A reduction in the penalties for illegal marijuana use has been approved by the Knesset’s Labor, Welfare and Health Committee.
The three-strikes rule gives a five-year window, meaning if people were caught possessing cannabis more than five years after their first offense, it will count as a first offense again.
Some lawmakers are opposed to the five-year window provisioned, adding that the amount to be fined is too steep.
Committee chairman, Elie Elaouf, was expressed concern over the lack of discretion proposed to courts when it comes to marijuana-related convictions.
“I fear that due to the fine amount and the lack of feasibility of exercising discretion, the judges will decide not to convict the defendant at all.”
There will be some exclusions to the bill as it will not apply to minors, soldiers, prisoners or individuals convicted of another criminal charge.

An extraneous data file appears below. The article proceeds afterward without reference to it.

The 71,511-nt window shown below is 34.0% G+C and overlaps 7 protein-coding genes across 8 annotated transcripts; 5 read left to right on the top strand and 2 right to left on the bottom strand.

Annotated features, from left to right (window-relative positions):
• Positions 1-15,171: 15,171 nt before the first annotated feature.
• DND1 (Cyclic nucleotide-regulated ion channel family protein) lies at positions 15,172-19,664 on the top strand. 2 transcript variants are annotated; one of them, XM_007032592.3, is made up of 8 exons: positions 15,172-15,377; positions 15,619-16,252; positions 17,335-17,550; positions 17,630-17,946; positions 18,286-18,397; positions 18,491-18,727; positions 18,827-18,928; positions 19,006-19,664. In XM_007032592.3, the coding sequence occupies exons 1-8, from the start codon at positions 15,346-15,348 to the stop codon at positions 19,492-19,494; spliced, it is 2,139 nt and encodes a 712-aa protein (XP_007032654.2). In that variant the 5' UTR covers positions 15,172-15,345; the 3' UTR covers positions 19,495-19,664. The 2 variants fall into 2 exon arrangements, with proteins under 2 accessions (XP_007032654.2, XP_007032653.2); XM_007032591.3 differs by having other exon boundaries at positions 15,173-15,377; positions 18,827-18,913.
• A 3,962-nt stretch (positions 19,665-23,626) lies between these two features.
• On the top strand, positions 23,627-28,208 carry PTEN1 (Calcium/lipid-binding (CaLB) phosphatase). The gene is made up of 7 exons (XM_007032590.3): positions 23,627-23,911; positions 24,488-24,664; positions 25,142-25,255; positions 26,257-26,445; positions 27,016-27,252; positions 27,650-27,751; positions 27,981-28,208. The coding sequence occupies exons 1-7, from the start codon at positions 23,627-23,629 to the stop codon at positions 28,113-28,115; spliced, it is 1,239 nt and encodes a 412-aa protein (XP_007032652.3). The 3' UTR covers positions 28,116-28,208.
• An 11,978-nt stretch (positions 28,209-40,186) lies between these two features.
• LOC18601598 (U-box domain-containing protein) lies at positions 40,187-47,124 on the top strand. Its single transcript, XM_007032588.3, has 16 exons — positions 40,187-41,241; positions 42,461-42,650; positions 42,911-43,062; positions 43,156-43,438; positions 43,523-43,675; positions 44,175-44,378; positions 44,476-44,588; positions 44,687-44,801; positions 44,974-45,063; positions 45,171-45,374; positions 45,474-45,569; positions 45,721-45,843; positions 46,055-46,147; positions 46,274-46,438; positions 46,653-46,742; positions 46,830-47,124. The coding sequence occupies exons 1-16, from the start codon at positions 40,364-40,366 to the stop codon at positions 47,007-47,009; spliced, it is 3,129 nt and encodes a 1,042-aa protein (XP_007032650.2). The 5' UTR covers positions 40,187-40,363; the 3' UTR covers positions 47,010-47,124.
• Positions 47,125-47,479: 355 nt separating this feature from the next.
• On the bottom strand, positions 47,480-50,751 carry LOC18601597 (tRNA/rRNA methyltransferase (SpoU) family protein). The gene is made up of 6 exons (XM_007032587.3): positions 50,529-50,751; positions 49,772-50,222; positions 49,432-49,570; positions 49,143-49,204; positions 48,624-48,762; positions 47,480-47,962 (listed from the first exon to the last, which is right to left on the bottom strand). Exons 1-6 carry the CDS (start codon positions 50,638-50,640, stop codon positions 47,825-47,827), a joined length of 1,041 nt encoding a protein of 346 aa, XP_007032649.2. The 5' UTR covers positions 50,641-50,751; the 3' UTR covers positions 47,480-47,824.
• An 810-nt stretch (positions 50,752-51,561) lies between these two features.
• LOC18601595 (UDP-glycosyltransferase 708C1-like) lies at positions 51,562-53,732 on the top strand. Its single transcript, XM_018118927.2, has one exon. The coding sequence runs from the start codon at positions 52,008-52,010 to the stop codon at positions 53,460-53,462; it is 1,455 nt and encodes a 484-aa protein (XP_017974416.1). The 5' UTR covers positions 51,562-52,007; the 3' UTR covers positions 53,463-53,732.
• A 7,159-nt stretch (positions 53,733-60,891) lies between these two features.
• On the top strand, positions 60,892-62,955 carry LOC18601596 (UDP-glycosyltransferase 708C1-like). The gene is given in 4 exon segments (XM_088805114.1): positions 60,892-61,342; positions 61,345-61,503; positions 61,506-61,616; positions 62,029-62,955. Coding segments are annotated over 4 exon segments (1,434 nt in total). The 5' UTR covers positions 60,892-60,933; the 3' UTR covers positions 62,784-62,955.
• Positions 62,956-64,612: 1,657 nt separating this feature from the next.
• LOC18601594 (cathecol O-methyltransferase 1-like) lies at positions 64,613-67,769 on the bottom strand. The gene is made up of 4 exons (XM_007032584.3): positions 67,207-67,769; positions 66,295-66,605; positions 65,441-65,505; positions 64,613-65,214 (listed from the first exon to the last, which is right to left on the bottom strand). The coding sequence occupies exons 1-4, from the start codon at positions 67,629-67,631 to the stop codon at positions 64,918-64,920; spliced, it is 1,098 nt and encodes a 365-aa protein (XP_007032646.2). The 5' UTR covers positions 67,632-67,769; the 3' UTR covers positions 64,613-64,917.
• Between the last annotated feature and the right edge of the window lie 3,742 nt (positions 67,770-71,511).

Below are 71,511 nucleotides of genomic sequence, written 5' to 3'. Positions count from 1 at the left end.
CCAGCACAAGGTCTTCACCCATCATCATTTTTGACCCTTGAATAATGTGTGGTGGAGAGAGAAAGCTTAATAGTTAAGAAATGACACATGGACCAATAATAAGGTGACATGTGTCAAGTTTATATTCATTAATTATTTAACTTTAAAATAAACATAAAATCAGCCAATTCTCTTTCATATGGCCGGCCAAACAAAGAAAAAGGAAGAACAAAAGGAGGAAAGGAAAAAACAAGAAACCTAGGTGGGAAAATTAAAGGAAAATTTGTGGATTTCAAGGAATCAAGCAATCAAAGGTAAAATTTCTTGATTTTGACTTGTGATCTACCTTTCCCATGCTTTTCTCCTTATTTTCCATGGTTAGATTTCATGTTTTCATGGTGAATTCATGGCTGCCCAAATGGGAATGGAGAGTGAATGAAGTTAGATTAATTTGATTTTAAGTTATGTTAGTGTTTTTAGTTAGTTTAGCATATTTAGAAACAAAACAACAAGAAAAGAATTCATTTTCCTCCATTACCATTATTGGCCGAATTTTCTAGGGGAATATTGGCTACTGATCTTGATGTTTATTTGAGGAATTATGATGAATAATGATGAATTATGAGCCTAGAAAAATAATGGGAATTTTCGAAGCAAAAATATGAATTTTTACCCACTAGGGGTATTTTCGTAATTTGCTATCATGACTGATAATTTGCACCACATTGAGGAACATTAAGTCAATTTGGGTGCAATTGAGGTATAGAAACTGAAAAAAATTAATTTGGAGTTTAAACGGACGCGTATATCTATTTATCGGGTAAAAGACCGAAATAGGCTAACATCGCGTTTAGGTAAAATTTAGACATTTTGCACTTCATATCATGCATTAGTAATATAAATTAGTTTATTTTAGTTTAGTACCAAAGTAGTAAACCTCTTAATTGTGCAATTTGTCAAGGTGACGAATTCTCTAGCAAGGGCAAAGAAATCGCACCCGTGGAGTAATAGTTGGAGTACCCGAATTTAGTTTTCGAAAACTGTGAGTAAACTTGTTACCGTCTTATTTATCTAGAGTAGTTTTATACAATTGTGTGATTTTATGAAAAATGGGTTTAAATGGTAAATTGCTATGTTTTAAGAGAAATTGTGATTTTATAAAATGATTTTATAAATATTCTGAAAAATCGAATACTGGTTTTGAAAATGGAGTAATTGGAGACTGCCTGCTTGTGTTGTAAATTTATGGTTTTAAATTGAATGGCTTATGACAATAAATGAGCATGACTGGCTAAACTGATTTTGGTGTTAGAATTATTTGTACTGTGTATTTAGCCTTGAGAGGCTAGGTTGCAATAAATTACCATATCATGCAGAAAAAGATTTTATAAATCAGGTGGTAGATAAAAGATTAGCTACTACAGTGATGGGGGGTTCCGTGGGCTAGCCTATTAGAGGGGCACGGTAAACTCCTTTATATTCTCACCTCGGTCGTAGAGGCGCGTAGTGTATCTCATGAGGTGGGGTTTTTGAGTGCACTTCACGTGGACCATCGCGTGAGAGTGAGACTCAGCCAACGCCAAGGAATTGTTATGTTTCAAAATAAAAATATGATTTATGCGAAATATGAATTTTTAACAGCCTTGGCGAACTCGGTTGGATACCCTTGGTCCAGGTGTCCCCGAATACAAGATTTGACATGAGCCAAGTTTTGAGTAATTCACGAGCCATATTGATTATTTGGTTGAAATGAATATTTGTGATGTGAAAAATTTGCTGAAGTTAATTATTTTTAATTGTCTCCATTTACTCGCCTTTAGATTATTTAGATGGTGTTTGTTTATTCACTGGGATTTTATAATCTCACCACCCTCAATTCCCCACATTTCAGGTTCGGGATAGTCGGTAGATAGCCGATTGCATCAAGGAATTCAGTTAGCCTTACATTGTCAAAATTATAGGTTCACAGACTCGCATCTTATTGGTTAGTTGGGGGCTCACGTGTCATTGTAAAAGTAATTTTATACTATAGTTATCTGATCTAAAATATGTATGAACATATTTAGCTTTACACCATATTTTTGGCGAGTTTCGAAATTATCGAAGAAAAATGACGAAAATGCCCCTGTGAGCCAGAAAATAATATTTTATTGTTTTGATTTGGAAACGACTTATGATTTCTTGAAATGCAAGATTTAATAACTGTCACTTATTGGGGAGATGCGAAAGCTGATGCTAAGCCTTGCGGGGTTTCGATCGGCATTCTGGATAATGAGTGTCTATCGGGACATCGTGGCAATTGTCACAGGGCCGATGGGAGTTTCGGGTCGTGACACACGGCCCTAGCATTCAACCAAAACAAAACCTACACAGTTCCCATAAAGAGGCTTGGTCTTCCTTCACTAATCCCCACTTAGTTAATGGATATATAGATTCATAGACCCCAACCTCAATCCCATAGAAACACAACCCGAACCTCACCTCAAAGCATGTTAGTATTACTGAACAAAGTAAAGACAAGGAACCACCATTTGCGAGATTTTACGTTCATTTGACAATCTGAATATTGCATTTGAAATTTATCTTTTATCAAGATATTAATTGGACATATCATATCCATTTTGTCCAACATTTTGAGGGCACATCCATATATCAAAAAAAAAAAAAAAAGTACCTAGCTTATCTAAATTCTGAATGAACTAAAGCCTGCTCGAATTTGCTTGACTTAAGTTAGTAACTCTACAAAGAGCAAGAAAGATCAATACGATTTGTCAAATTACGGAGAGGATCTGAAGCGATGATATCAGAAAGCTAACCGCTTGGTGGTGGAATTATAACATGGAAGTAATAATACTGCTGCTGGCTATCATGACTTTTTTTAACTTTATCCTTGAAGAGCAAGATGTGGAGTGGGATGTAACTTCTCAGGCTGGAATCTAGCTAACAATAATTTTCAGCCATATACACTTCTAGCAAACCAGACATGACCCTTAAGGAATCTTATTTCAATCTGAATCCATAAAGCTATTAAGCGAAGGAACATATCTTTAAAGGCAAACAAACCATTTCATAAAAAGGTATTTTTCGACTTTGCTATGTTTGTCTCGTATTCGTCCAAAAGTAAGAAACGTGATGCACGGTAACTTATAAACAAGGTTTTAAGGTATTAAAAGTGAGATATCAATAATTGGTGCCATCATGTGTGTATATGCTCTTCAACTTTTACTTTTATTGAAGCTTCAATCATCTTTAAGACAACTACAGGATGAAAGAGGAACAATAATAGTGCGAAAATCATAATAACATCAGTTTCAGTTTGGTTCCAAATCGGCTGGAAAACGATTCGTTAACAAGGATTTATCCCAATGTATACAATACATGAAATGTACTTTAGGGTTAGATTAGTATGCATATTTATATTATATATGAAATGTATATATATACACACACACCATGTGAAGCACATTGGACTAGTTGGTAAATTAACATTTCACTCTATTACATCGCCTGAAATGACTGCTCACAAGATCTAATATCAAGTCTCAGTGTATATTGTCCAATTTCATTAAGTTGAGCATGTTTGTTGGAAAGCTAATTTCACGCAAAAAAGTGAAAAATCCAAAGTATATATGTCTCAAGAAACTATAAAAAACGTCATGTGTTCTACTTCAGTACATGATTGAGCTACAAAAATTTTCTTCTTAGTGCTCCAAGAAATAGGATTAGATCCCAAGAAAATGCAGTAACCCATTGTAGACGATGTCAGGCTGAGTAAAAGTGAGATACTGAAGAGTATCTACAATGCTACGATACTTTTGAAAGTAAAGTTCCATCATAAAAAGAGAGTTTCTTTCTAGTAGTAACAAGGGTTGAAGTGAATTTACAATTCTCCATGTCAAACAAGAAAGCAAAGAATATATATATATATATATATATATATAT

Neray Ben Ami, a Knesset Member, said approving the new bill is the first positive step in changing public perception on cannabis.
“An important first step that the Knesset is implementing in a transparent and positive manner.”
Although the bill makes it harder to prosecute people, many have still been able to find flaws, stating that there will be issues between police and civilians.
Oren Leibovitz, head of the Green Leaf Party in Israel, said this law will not be beneficial.
“This is a bad law; whose sole purpose is to make the punishment more severe and to make the police enforcement easier.”
However, Homeland Security Minister Gilad Erdan has applauded the new bill as the new law will prevent unnecessary incarceration.